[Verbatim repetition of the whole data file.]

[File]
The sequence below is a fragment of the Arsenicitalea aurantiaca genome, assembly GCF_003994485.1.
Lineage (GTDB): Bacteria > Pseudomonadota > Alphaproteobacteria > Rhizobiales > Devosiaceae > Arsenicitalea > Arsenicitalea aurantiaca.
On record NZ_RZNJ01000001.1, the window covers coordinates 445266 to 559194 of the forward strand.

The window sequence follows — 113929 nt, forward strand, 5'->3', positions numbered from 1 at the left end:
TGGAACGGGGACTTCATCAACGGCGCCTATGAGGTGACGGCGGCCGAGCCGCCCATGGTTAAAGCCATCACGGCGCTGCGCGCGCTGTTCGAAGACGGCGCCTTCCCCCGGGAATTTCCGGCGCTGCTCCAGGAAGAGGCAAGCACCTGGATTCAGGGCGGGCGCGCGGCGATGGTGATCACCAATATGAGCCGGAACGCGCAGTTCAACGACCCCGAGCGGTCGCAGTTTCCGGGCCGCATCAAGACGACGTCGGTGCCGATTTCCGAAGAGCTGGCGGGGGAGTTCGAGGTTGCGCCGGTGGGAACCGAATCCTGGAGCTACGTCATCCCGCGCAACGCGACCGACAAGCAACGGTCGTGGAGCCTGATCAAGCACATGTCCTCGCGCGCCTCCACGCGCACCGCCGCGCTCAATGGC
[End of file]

The sequence below is a fragment of the Arsenicitalea aurantiaca genome, assembly GCF_003994485.1.
Lineage (GTDB): Bacteria > Pseudomonadota > Alphaproteobacteria > Rhizobiales > Devosiaceae > Arsenicitalea > Arsenicitalea aurantiaca.
On record NZ_RZNJ01000001.1, the window covers coordinates 445266 to 559194 of the forward strand.

The window sequence follows — 113929 nt, forward strand, 5'->3', positions numbered from 1 at the left end:
TGGAACGGGGACTTCATCAACGGCGCCTATGAGGTGACGGCGGCCGAGCCGCCCATGGTTAAAGCCATCACGGCGCTGCGCGCGCTGTTCGAAGACGGCGCCTTCCCCCGGGAATTTCCGGCGCTGCTCCAGGAAGAGGCAAGCACCTGGATTCAGGGCGGGCGCGCGGCGATGGTGATCACCAATATGAGCCGGAACGCGCAGTTCAACGACCCCGAGCGGTCGCAGTTTCCGGGCCGCATCAAGACGACGTCGGTGCCGATTTCCGAAGAGCTGGCGGGGGAGTTCGAGGTTGCGCCGGTGGGAACCGAATCCTGGAGCTACGTCATCCCGCGCAACGCGACCGACAAGCAACGGTCGTGGAGCCTGATCAAGCACATGTCCTCGCGCGCCTCCACGCGCACCGCCGCGCTCAATGGC